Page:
Vacation was wonderful. We pulled a camp trailer to Wisconsin, but we also stayed in motels and swam in motel pools. When we got to Wisconsin, all the cousins had gathered. Cheryl was the Belle of the Ball, graduating from High School (she was SO Old). Pegi was almost too old to be bothered with us little ones and at one point, she locked us all out of the house. Patti and Terry conspired to torment the rest of us. Janis and I were close. Valerie and Deni. Then the little ones who got locked inside the house with Pegi: Wendy and the Holy Terror, Vicky, who ran around saying “Shit!” and “HAHAHA that’s MY — (insert name of item)”.

We ran next door to the Dairy Queen and scored on free Dilly Bars. Make mine lime.

The trip home was a denouement. The car started over-heating with the trailer. We couldn’t go to St. Louis to see the Budweiser horses. The Black Hills were out of the question, with the visages of four presidents. We managed the Badlands and the memorial for Custer’s Last Stand. I was already a nerd: I knew how the battle happened, that the united Sioux Nation was retaliating for earlier murders, and the only survivor of the U.S. Cavalry was a horse named “Comanche” (ironic, eh?). I was fascinated to see the lay of the battle – Custer wasn’t on top of the hill, but his men were spread out on the side of the hill. The Indians came over the top and swarmed them. Mutilations were mere retaliations for earlier mutilations committed by the 7th. I was only interested in the horse that survived, and we drove by his museum without stopping.

In Yellowstone, Dad embarrassed the entire family by pulling up behind someone feeding the bears and laying on the horn. Other people just stopped and took photos or drove around the bear feeders, but not Dad. He had to make a scene out of it. “Gee, Dad, why’s that guy waving at you with his middle finger?”

We had magazines at home like “Sports Illustrated”, “Field and Stream”, and “Outdoor Life”. Recent articles on grizzly bear attacks in Yellowstone dominated the articles. DON’T FEED THE BEARS was a huge campaign. Dad was a federal Officer on vacation and he used his clout (the horn) to save many a tourist from an unprovoked bear attack. Yay Dad.

The 1964 earthquake shook up the geysers, Old Faithful was off schedule and only rose to a mere twenty or thirty feet in the air. Bust. (Years later, when we revisited Yellowstone, the geyser was back to herself – impressive!)

We camped in Yellowstone. There was this bear. It was huge, cinnamon colored, and hump-backed. It dragged a bag full of trash behind it as it ambled through the camp ground and people took photos.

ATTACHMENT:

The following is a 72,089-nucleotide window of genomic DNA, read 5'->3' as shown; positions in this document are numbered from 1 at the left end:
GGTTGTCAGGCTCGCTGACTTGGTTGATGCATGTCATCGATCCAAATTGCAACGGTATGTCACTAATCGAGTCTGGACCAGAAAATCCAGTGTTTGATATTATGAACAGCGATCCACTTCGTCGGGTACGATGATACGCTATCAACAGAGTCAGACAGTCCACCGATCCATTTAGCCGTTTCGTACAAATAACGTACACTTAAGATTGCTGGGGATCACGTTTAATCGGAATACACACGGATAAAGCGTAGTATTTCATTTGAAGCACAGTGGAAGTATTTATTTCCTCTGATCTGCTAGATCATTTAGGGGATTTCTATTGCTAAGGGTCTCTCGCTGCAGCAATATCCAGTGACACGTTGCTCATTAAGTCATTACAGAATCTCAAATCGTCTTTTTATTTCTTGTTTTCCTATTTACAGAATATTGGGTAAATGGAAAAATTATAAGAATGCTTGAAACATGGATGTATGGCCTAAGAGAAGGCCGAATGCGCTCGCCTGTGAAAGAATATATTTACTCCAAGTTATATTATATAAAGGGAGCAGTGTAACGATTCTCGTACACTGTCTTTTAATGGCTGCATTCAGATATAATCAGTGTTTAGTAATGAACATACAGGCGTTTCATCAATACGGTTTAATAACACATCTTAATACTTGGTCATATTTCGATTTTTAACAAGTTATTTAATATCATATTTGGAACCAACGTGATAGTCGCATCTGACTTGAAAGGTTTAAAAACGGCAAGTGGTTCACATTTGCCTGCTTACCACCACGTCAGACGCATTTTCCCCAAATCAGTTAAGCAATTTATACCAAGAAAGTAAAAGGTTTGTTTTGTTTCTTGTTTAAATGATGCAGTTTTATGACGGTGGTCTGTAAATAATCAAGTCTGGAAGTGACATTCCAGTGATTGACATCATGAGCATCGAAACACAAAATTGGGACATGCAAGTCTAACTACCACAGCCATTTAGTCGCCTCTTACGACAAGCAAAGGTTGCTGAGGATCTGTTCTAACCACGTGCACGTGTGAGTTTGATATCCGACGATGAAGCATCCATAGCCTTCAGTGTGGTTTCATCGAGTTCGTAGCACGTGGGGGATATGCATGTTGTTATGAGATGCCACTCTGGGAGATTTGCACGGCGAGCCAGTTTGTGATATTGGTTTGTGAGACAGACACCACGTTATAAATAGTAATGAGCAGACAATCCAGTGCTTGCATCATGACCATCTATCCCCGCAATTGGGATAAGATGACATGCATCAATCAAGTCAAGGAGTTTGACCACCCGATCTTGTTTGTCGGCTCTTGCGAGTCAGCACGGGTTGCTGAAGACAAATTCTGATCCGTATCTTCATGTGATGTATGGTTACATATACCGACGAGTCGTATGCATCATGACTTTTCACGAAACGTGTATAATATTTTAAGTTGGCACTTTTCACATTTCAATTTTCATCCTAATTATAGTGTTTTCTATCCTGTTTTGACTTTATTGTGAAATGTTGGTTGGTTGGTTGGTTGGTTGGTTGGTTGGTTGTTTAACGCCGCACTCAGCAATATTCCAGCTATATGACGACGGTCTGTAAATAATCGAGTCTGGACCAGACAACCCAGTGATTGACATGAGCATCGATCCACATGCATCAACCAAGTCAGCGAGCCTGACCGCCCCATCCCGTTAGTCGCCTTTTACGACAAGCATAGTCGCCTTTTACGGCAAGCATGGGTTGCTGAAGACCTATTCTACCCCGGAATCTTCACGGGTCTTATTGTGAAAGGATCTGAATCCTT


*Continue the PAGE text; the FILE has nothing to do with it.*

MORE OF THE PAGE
Remember the little girl in the photo? She was a budding environmentalist. She happily followed the bear, picking up the trash, humming to herself about what a good little environmentalist she was. When the bear settled in a small grove of trees and started to munch on its treasures, the little girl continued to blissfully pick up the detritus. Cameras clicked.

Out of nowhere – and I mean NOWHERE – the vacationing Forest Ranger appeared. He was moving at speeds that would put Superman to shame. He grabbed that little girl by the waist and tucked her under his arm before retreating – quickly – back to the camper. He didn’t say a word, didn’t spank her, didn’t have the breath to speak. She cried because she picked up on the fear.

That night, the family lay snug inside the camp trailer, listening to the same grizzly bear toy with the huge logging chain on the garbage can that was buried in concrete and locked down. In the morning, the garbage can, lid, and chain had all been pulled out of the ground.

Lesson#2. Grizzly Bears are real. Grizzly Bears are superhuman. Dads are faster.

The family returned to Winnemucca, unscathed. The little girl was disappointed about all the missed horses (Clydesdales and Comanche). She called her school friend, Trudi, to tell her all about the trip. And that was when she found out about the rest of the school year that she’d missed – fortunately.

That 5th Grade Teacher was so strict and so mean, but she made one mistake. She allowed the students to “grade” each others’ workbooks. Workbooks were passed front to back or back to front, where a friend usually sat. And said friend would “miss” some of the mistakes on a test, thus ensuring a higher grade. Of course, if it was an enemy who sat before or behind you, all bets were off.

Said teacher discovered the cheating during the last week of school and a riot act was read. Hearts sank into stomachs. Grades couldn’t be changed, but a loss of trust was just as devastating to some of us. We actually idolized that teacher (for reasons still unknown to me, except she was pretty and young, and she had her nice moments). Caught red-handed (or not, because I couldn’t bring myself to succumb to the cheating), we all felt this huge wave of guilt…

Funny – as an adult, I think it was her just desserts, but at the time… I just felt shame and more embarrassment than when I peed my pants in class. Maybe it was because the teacher really tried to make that up to me after she nearly lost her job over it. Maybe it was because it was her first year teaching and she didn’t know what to expect out of a class of 5th graders. Maybe it was because she was pretty and young and my school friend, Trudi, adored her.

Lesson #3 – Cheating never pays. Even when the teacher brought it on herself.